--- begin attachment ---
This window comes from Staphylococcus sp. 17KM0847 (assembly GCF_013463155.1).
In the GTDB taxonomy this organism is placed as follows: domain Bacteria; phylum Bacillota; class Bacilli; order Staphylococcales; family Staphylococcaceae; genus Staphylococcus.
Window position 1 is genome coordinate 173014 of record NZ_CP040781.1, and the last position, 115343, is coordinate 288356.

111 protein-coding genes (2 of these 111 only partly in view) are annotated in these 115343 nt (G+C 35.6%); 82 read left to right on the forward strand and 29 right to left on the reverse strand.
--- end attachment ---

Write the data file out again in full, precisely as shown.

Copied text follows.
This window comes from Staphylococcus sp. 17KM0847 (assembly GCF_013463155.1).
In the GTDB taxonomy this organism is placed as follows: domain Bacteria; phylum Bacillota; class Bacilli; order Staphylococcales; family Staphylococcaceae; genus Staphylococcus.
Window position 1 is genome coordinate 173014 of record NZ_CP040781.1, and the last position, 115343, is coordinate 288356.

111 protein-coding genes (2 of these 111 only partly in view) are annotated in these 115343 nt (G+C 35.6%); 82 read left to right on the forward strand and 29 right to left on the reverse strand.